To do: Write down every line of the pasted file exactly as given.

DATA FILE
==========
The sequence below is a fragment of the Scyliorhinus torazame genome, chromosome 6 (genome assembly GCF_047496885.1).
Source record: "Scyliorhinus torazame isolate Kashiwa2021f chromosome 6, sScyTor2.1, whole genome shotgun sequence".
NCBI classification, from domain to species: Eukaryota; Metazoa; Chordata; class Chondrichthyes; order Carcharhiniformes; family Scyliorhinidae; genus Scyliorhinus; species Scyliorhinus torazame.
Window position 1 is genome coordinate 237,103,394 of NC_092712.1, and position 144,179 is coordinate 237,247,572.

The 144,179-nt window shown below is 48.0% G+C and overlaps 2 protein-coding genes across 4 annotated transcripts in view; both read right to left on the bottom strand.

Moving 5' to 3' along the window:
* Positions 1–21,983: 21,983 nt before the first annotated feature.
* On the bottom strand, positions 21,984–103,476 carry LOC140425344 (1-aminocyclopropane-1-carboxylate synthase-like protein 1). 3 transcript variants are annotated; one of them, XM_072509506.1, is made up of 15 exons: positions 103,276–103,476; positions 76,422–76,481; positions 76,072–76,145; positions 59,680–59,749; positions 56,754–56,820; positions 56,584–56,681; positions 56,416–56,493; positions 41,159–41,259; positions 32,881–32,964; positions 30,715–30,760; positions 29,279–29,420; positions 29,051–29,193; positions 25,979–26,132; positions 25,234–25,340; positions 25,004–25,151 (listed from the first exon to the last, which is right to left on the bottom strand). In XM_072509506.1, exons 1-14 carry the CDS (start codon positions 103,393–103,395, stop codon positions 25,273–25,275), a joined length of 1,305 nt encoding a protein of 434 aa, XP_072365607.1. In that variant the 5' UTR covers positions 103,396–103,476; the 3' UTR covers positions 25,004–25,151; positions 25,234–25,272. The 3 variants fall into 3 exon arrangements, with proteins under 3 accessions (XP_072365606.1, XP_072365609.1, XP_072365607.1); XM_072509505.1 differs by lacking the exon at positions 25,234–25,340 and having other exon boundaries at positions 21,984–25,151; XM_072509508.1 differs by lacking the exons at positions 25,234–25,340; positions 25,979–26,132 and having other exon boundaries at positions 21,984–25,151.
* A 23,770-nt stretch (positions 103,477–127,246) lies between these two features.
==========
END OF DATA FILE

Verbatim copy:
The sequence below is a fragment of the Scyliorhinus torazame genome, chromosome 6 (genome assembly GCF_047496885.1).
Source record: "Scyliorhinus torazame isolate Kashiwa2021f chromosome 6, sScyTor2.1, whole genome shotgun sequence".
NCBI classification, from domain to species: Eukaryota; Metazoa; Chordata; class Chondrichthyes; order Carcharhiniformes; family Scyliorhinidae; genus Scyliorhinus; species Scyliorhinus torazame.
Window position 1 is genome coordinate 237,103,394 of NC_092712.1, and position 144,179 is coordinate 237,247,572.

The 144,179-nt window shown below is 48.0% G+C and overlaps 2 protein-coding genes across 4 annotated transcripts in view; both read right to left on the bottom strand.

Moving 5' to 3' along the window:
* Positions 1–21,983: 21,983 nt before the first annotated feature.
* On the bottom strand, positions 21,984–103,476 carry LOC140425344 (1-aminocyclopropane-1-carboxylate synthase-like protein 1). 3 transcript variants are annotated; one of them, XM_072509506.1, is made up of 15 exons: positions 103,276–103,476; positions 76,422–76,481; positions 76,072–76,145; positions 59,680–59,749; positions 56,754–56,820; positions 56,584–56,681; positions 56,416–56,493; positions 41,159–41,259; positions 32,881–32,964; positions 30,715–30,760; positions 29,279–29,420; positions 29,051–29,193; positions 25,979–26,132; positions 25,234–25,340; positions 25,004–25,151 (listed from the first exon to the last, which is right to left on the bottom strand). In XM_072509506.1, exons 1-14 carry the CDS (start codon positions 103,393–103,395, stop codon positions 25,273–25,275), a joined length of 1,305 nt encoding a protein of 434 aa, XP_072365607.1. In that variant the 5' UTR covers positions 103,396–103,476; the 3' UTR covers positions 25,004–25,151; positions 25,234–25,272. The 3 variants fall into 3 exon arrangements, with proteins under 3 accessions (XP_072365606.1, XP_072365609.1, XP_072365607.1); XM_072509505.1 differs by lacking the exon at positions 25,234–25,340 and having other exon boundaries at positions 21,984–25,151; XM_072509508.1 differs by lacking the exons at positions 25,234–25,340; positions 25,979–26,132 and having other exon boundaries at positions 21,984–25,151.
* A 23,770-nt stretch (positions 103,477–127,246) lies between these two features.